Madrid (ES) - Runner-up


Associates: Lluis Juan Liñán (ES) Andrea Gimeno Sánchez (ES) Josep Vicent Lluch Díaz (ES) Jesús Lazcano López (ES) – architects

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VIDEO (by the team)

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1. How do you define the main issue of your project in relation with the theme “Living Cities Imagining architecture taking care of the milieus”? And in which way do you think your project can contribute to an ecological and/or social evolution?
The main purpose of our project is to preserve and enhance the empty spaces in this area of Carabanchel, an extremely dense peripheral district of Madrid that is completely removed from the network of green areas of the city. So much so that, the only pervious grounds in the area correspond to vacant lots –the scars of decades of second-class planning and collective indifference. The project aims to turn this wasteland into landscape. To achieve this goal, the built and the void establish a new kind of agreement, whereby the essential traits of wasteland –informality, fertility, strangeness, ambiguity, fluctuation- become guidelines to transform them.

2. How did the issues of your design and the questions raised by the site mutation meet?
Many of the vacant lots in the area are of public property. In Spanish, we use the word ‘patrimony’ to speak both of property and heritage. Interestingly, the municipality makes use of the first meaning: to them, the lots are an economic asset because of its potential for being developed. To us, however, the lots read as heritage: a unique kind of public space whose main potential is to remain empty, pervious, fertile, accessible. It is in this twofold interpretation where the design and the site may find an interesting friction.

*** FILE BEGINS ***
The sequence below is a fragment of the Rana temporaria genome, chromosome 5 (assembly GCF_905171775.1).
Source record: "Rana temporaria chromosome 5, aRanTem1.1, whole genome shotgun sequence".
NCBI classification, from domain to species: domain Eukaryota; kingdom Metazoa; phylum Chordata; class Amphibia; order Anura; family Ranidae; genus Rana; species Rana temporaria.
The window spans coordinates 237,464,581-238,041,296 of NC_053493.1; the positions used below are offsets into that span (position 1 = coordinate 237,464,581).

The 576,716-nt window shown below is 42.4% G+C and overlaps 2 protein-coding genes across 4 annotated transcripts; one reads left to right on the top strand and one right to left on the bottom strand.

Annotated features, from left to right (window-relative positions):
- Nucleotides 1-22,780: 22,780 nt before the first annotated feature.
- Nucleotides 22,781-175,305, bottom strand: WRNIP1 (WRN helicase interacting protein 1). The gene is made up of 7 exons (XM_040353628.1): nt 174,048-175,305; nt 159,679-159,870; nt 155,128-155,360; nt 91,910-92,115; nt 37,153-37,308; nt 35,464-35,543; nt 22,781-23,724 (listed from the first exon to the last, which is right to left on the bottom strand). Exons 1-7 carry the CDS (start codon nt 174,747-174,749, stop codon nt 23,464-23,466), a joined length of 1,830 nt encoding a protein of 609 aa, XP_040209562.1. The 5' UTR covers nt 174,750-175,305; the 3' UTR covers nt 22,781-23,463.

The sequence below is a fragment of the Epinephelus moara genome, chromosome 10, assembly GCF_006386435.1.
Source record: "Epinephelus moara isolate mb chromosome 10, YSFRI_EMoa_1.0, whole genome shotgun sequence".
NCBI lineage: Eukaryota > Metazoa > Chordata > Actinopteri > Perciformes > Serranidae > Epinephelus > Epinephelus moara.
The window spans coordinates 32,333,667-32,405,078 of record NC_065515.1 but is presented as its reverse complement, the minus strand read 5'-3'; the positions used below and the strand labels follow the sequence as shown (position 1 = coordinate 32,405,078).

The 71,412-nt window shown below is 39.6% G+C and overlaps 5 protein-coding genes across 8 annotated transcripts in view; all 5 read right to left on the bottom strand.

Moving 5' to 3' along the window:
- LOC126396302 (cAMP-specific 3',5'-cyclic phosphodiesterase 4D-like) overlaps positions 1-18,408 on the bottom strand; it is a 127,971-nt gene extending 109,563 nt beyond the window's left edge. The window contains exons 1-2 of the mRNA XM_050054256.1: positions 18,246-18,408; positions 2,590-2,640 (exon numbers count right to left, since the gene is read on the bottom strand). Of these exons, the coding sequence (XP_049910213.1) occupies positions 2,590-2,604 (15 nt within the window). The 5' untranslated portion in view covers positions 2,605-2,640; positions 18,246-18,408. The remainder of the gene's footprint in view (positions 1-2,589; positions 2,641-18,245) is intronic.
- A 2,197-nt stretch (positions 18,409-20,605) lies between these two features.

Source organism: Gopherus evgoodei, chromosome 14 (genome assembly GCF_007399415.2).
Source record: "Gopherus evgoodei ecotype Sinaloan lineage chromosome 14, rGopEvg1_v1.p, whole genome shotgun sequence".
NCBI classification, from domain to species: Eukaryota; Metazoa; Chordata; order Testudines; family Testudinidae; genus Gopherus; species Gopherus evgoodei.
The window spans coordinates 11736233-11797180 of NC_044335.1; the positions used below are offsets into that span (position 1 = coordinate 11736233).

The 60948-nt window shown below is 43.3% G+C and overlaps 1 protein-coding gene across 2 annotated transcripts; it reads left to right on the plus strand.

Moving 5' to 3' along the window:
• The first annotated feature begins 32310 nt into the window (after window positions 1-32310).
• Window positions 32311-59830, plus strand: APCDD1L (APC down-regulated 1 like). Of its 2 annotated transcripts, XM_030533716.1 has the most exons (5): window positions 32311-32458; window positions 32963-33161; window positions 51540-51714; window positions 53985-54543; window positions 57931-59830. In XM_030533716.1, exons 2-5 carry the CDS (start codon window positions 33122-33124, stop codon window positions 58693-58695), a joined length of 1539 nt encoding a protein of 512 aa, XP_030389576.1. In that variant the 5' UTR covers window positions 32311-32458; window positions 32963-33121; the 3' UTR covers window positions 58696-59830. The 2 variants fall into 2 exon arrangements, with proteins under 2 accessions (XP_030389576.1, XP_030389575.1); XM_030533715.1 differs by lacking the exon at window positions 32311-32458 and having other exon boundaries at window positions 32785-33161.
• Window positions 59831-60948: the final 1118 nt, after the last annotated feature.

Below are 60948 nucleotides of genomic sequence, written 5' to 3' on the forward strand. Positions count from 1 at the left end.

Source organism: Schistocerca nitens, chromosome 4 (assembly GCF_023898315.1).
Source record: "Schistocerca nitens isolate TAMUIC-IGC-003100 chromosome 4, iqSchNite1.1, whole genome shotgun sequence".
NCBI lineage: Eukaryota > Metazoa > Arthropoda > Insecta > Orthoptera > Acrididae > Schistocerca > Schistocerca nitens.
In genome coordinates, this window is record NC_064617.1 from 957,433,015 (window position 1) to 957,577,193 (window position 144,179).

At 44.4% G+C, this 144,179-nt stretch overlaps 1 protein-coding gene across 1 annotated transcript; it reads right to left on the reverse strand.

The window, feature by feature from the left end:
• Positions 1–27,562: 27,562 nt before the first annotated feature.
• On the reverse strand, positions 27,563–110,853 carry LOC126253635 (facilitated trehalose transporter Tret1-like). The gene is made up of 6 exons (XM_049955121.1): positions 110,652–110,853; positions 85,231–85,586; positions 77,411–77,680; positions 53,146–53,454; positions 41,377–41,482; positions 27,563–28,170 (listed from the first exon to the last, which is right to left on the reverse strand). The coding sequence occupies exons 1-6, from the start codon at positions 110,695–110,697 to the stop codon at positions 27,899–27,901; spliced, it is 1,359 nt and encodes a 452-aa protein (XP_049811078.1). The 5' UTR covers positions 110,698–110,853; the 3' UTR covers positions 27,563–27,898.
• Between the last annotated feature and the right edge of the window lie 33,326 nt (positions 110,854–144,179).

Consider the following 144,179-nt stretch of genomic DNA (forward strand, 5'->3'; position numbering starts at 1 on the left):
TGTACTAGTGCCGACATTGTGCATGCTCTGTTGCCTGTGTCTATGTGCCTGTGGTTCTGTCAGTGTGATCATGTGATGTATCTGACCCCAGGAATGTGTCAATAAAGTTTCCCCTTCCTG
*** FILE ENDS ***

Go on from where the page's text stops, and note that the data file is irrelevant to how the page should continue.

3. Have you treated these issues previously? What were the reference projects that inspired yours?
We have a tendency to work with the debris of the city and those areas of urbanization that unfold at the blind spots of architectural attention. These areas are quite relevant to us, for they force us to think of design, construction or social scenarios in unusual ways. In this sense, Jesus’s winning proposal in Torrelavega or Andrea, Lluis and Xevi’s runner-up project for Warsaw, both for Europan 14, are examples of the tactics that we have tested before to transform the values of such unattended areas.


4. How can your project be implemented together with the actors through a negotiated process and in time. How did you consider this issue in your project?
The size and the complexity of the network of municipal vacant lots in Madrid can only be addressed in a process that unfolds over time, combining a general strategy with a series of specific tactics. Our project addresses these two ways of approaching the site, so it could be implemented both at a strategic level and/or as a series of specific interventions.


5. How did you form the team for the competition and if so what are the skills you associated?
Our two offices –rellam and Jesús Lazcano- have collaborated in different projects during these last years, and it was just natural for us to work together again for Europan 17.

6. How could this prize help you in your professional career?
We are looking forward to joining the conversation arranged by Europan around the current theme of Living Cities. We are also thrilled to collaborate with the city of Madrid to discuss and implement some of the ideas included in our proposal.

Legal status: 

Team name: rellam + Jesús Lazcano
Average age of the associates: 38 years old

Has your team, together or separately, already conceived or implemented some projects and/or won any competition? if so, which ones?
We have been awarded prizes in previous editions of Europan, as separate teams. Specifically, Jesus’s winning project for Torrelavega in Europan 14 has been fully developed and is awaiting permission to start construction. In rellam, we have completed other projects dealing with the city and public space, including a playground in Balsa de Ves or an intervention in one of the warehouses of Valencia’s harbour.